Any coach, from Little League to college, has horror stories of overzealous helicopter parents who exert extreme parental pressure on staff members, other parents, and even their own kids.

The reality is that most kids aren’t the next Serena Williams or Aaron Rodgers, so encourage your kids to simply enjoy participating. The life skills inherent in sports and other shared activities e.g., team spirit, personal responsibility, time management, and motivation can help your kids develop stronger self-esteem, a key tool in managing peer pressure during the tween and teen years.

Don’t count on a college athletic scholarship to fund your kid’s college education, either. Athletic scholarships are notoriously competitive [2], and full scholarships are even rarer. Save diligently and tax-efficiently using a 529 plan. When your kids enter high school, talk about educational costs that you’re ready to support, versus those they’ll need to fund themselves via savings and part-time work.

College Test Scores

Parental peer pressure seems to coalesce around college scores, applications, and admissions; hence the recent pay-to-play admissions scandal.

You don’t need to participate in the tsunami of parental peer pressure, but you do need to ensure that your teen understands how their SAT/ACT score and other choices may impact their future earnings and lifestyle as they near graduation from high school.

College Admissions

Perhaps the pinnacle of parental peer pressure is what college your teen attends. Elite schools are perceived to offer a higher standard of tuition and higher pay upon graduation [3].

Unfortunately, they also have the lowest acceptance rates (as low as 4% for Harvard and Stanford [4]), and the highest costs. While cost shouldn’t be the driving factor, if your kid’s accepted to an elite college, you need to be sure they’re not saddling themselves with a disproportionate level of student debt, relative to potential future earnings. Emphasize choosing the right college, rather than simply an elite college, by evaluating factors such as chosen major, extra-curricular opportunities, location, and diversity, as well as cost.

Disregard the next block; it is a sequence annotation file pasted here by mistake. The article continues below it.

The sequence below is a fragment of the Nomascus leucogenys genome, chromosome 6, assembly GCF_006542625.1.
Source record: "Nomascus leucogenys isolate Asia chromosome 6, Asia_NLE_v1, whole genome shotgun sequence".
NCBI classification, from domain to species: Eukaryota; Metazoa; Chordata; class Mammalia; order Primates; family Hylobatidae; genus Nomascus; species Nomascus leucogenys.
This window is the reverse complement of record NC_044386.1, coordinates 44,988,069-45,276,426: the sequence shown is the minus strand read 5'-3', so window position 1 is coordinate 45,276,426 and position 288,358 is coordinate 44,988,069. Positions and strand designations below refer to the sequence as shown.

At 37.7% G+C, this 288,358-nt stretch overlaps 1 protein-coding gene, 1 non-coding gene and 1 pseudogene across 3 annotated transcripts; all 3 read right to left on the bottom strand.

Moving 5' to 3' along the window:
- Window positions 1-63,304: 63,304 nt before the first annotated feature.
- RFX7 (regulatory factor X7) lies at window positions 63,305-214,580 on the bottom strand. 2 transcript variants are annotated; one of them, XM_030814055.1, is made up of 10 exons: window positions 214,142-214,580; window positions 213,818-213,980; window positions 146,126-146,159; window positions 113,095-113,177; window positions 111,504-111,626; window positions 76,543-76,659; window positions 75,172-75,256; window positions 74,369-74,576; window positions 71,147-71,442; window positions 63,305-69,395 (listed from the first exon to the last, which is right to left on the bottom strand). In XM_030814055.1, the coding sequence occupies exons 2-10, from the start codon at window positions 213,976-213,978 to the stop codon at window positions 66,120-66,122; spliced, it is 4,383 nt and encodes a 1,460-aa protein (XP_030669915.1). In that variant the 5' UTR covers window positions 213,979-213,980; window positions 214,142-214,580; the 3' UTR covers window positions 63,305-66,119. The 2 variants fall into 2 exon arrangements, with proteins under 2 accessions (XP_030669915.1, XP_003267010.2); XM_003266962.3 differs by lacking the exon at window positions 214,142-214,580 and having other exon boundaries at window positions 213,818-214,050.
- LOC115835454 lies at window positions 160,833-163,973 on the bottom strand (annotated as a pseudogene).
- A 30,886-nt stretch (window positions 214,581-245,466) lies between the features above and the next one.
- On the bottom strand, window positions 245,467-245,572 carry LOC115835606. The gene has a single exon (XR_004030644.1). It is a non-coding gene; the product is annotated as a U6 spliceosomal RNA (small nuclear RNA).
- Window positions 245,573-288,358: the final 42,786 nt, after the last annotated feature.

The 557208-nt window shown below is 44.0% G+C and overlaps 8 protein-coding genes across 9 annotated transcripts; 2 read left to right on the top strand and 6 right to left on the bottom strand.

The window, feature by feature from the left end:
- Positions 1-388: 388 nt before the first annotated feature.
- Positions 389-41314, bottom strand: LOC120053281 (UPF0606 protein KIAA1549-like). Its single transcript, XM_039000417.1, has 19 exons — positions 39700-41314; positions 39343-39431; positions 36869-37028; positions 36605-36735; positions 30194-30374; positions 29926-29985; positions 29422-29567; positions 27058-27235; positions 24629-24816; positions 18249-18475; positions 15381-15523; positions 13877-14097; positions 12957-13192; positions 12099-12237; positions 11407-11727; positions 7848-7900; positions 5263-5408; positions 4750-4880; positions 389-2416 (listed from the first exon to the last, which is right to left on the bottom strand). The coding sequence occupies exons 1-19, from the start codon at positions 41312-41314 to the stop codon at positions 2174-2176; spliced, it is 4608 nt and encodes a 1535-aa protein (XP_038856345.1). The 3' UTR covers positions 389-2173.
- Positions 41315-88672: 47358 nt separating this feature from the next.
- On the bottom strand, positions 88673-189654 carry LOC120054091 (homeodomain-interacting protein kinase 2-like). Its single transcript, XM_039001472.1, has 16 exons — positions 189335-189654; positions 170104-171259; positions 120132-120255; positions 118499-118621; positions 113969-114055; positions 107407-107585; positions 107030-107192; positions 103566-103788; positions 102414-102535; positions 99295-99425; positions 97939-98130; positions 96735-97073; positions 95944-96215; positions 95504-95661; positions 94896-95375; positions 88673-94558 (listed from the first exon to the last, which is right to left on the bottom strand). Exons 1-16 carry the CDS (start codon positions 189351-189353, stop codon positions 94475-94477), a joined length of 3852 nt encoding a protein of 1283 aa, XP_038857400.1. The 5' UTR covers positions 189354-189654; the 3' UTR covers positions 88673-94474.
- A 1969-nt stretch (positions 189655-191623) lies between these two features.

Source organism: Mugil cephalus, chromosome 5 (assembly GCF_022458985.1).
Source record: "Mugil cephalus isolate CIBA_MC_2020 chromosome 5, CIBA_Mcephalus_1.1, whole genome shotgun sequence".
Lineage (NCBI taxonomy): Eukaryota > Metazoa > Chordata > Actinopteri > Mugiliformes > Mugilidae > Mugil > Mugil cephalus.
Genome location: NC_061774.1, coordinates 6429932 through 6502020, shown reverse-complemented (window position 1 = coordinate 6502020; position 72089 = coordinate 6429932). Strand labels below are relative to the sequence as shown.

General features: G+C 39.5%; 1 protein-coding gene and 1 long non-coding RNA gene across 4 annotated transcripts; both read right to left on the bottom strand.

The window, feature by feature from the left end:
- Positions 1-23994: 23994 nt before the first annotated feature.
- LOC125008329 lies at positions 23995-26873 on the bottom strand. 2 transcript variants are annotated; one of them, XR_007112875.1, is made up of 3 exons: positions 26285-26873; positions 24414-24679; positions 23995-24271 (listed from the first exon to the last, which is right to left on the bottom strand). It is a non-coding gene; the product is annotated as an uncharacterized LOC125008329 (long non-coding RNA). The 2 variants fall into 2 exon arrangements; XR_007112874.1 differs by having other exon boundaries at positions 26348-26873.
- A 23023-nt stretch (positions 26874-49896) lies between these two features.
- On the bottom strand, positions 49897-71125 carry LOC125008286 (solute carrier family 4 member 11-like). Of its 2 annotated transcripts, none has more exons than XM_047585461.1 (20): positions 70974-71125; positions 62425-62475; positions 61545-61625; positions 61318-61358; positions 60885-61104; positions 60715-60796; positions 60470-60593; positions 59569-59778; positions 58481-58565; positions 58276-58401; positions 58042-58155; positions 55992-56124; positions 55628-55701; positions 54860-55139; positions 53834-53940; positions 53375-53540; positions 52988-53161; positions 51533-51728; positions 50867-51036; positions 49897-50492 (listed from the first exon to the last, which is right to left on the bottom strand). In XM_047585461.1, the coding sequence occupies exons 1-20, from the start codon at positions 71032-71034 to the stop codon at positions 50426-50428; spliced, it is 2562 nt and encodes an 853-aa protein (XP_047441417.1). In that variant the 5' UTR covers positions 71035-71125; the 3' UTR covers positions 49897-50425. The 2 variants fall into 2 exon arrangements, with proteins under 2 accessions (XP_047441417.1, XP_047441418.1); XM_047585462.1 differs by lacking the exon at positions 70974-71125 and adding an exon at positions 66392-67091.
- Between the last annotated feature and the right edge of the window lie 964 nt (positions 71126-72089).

As the recent college admissions scandal illustrates, parents can be equally susceptible to peer pressure as their tweens and teens. However, it’s possible to recognize, resist, and reverse this negative social trend, instead putting it to good use in helping to teach your kids about money and life in a more positive context.

SageVest Kids is brought to you by SageVest Wealth Management, an independent, fee-only financial advisor and investment management firm. Please contact us to discuss our family-focused wealth management services.

References

[1] https://www.bloomberg.com/news/articles/2019-02-13/silicon-valley-suburb-snags-richest-spot-in-u-s-for-third-year?

[2] http://www.scholarshipstats.com/varsityodds.html

[3] https://www.payscale.com/college-salary-report/bachelors

[4] https://blog.collegevine.com/college-acceptance-rates-for-the-class-of-2022/

Prepared by SageVest Wealth Management. Copyright 2019.